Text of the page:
Chapter 2 - Influences Subchapter: Gender

Gender and power

Gender and power in society

Three illustrated characters: a character in a suit and another character dressed in blue holding hands, while the third character in a pink dress looks left out and worried.

 

In our society it is illegal to discriminate in any way on the basis of gender.

In formal relationships, males and females can have legitimate authority and power over each other. A male boss has legitimate power over all employees regardless of gender, as does a female boss. A police officer has legitimate power over citizens regardless of the gender of the police officer or the citizens.

But it’s the role that allows this power dynamic to exist, not the individual person, and the authority is limited and restricted to the power given by the rules that apply to the role.

The law considers all citizens to be equal, meaning one individual does not have power or authority over another, on the basis of gender or any other reason.

 

Power dynamics in intimate relationships

Personal and intimate relationships do not come with defined roles that wield legitimate authority and power.

In personal and intimate relationships, each person has the same rights, responsibilities and individual freedoms, regardless of gender.

 

Two illustrated characters, one in pink and the other in blue, hold up charters each which say 'Rights and Responsibilities'.

 

However, there are still social norms that exist around gender that “allocate” specific roles to partners in intimate relationships that are based on gender. For example, it is common to find people expressing beliefs such as:

  • men should put out the garbage
  • women should do the laundry
  • men are better at making major household decisions
  • women are better at looking after a sick child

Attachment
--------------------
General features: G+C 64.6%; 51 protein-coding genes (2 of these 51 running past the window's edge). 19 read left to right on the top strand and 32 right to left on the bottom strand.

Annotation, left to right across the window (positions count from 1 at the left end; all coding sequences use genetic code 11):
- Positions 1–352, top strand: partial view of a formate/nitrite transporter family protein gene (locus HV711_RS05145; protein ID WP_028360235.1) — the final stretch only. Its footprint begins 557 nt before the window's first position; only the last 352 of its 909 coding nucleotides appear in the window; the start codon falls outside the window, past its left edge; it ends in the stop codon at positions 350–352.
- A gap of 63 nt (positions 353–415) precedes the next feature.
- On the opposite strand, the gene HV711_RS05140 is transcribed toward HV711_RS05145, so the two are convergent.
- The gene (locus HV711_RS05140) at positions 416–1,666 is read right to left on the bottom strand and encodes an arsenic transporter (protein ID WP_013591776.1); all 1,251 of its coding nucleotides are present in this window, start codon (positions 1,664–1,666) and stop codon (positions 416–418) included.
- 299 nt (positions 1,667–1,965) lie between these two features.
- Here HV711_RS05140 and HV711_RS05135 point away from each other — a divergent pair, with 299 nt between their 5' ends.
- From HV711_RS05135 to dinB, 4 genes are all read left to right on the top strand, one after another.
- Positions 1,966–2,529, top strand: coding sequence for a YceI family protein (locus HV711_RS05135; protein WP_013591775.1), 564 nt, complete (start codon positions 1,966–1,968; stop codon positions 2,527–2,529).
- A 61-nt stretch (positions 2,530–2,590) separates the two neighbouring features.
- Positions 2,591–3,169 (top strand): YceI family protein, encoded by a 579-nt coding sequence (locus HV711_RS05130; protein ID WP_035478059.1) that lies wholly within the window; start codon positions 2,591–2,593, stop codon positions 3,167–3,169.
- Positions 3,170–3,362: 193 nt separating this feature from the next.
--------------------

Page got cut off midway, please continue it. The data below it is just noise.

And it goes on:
• women can’t control their emotions and therefore can’t be trusted to make logical decisions under pressure.

 

These outdated social norms still have an impact on many intimate relationships and need to be challenged in order to ensure that both partners have the same rights, responsibilities and individual freedoms regardless of their gender.

That doesn’t mean that power dynamics don’t exist in intimate relationships.

In intimate relationships, decisions will be made every day that are based on one partner’s wants, interests or abilities, such as:

  • one person gets home from work earlier than the other so it’s agreed they will prepare dinner and the other will do the laundry each weekend
  • one person gets paid more than the other so if that person wants to go out for dinner it’s agreed they will pay for both meals
  • one person enjoys travelling on the train so it’s agreed the other person can use the car to get to work
  • one person is terrible managing their own budget so it’s agreed the other person will make a joint savings plan for shared expenses
  • one person has a large social group, but it’s agreed they shouldn’t only do things with that person’s friends
  • one person wants children, but it’s agreed they won’t try and start a family until it’s something they both want.

 

What’s important to note about each of these decisions is that they are freely agreed by each individual and a person’s gender is not driving the decision-making.

These shared decisions are made to serve the best interests of the relationship - both partner’s wishes and preferences have been considered.